Arctic Challenge for Sustainability Project

ArCS Blog

ArCS Blog

To predict future climate changes accurately, a better understanding of the climatic and environmental histories are essential. Ice retrieved in glaciers and ice sheets, called ice cores, allows us to reconstruct past climate and environmental condition through analyses of the ice, the impurities and gases preserved in it.

The Japanese Arctic researchers on board RV Mirai is challenging the early winter expedition during November 2018 in the Chukuchi Sea. This is the first trial to enter the Arctic Ocean in this season for this ice-strengthen ship. By using the frequent radiosondes, wave buoys, and daily CTD casts near the marginal ice zone, predictabilities of weather, wave, and sea ice in the Arctic during the period of freezing will be investigated.

I joined the Arctic ocean cruise of CCGS Louis S. St-Laurent (Fig.1) from September 6 to October 2. During the cruise, CTD/Rosette observations, zooplankton net tows, XCTD observations, sea ice observations, and recovery and deployment of moorings and ITP buoys were conducted. Our group sampled seawater for chemical analysis such as total alkalinity (TA) and oxygen isotope ratio of seawater (δ18O), and also recovered a remote access sampler (RAS) that had been deployed at mooring A station (75゜N 150゜W).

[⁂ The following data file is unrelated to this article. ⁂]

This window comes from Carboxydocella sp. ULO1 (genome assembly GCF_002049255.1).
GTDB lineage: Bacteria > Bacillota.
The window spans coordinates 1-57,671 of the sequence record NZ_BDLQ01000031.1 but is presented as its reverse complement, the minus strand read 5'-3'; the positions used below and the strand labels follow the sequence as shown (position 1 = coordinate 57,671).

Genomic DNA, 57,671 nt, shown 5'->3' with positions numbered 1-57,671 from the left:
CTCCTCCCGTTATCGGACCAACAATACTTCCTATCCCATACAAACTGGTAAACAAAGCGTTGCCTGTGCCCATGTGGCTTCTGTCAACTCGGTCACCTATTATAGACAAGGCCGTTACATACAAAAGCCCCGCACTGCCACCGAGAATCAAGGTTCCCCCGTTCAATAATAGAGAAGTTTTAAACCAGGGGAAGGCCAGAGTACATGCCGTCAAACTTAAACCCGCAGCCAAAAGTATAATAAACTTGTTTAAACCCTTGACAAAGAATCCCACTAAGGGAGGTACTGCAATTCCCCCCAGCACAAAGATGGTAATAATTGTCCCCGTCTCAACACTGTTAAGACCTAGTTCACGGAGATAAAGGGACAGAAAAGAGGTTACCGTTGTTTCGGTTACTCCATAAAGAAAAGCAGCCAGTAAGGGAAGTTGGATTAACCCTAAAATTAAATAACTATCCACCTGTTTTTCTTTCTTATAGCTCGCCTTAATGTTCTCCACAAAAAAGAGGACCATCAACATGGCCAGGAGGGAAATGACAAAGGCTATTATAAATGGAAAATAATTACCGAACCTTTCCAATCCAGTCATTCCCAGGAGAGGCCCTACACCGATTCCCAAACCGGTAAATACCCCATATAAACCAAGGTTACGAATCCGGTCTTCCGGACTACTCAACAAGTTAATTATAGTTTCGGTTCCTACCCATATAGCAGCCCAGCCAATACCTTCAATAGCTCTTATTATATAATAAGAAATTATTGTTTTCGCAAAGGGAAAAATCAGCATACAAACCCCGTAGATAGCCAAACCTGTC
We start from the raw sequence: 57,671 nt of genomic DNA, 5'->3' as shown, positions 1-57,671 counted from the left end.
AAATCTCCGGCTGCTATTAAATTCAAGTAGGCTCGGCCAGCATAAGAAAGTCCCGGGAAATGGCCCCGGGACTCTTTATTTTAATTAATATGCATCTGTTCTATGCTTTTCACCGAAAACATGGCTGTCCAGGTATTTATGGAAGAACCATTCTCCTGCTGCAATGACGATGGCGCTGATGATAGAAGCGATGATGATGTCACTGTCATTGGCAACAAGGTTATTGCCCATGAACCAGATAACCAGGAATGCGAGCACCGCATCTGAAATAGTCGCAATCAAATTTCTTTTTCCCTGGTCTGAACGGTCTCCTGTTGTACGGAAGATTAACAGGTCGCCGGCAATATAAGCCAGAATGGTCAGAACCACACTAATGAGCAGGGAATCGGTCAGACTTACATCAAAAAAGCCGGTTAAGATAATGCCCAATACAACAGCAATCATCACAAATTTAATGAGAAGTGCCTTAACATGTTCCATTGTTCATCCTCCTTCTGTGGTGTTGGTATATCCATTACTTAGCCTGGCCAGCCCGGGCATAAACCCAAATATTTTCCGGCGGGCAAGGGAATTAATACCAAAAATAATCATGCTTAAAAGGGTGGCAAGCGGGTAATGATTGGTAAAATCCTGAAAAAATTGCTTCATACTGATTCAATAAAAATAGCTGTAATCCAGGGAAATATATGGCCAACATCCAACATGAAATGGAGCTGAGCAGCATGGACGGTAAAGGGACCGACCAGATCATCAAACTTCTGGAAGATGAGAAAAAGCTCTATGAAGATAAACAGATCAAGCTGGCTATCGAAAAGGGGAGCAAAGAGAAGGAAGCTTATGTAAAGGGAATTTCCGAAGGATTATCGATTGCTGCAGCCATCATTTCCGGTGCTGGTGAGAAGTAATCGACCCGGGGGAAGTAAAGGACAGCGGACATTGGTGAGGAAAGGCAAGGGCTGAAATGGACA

An observational cruise in the Arctic Ocean will be conducted during October 24 to December 7, 2018 by using an oceanographic research vessel “MIRAI” (Photo 1) owned by Japan Agency for Marine-Earth Science and Technology (JAMSTEC). We visited Sekinehama port on October 22 and 23 to install a continuous observation system and an air sampling system for measurements of the atmospheric greenhouse gases to the R/V “MIRAI”.

In this ArCS research program, I stayed at Bylot Island and Pond Inlet, located at Nunavut, Canada. Bylot Island is a National Park (Sirmilik national park) which is strictly protected by the Canadian government. To enter this island, we need to take an orientation session for the permission at Parks Canada and arrange the helicopter by our self. This strict management contributes to the maintenance of beautiful natural ecosystems. Pond Inlet is an Inuit village at the north Baffin. Many researchers use this village as a logistics base for research in Bylot during summer.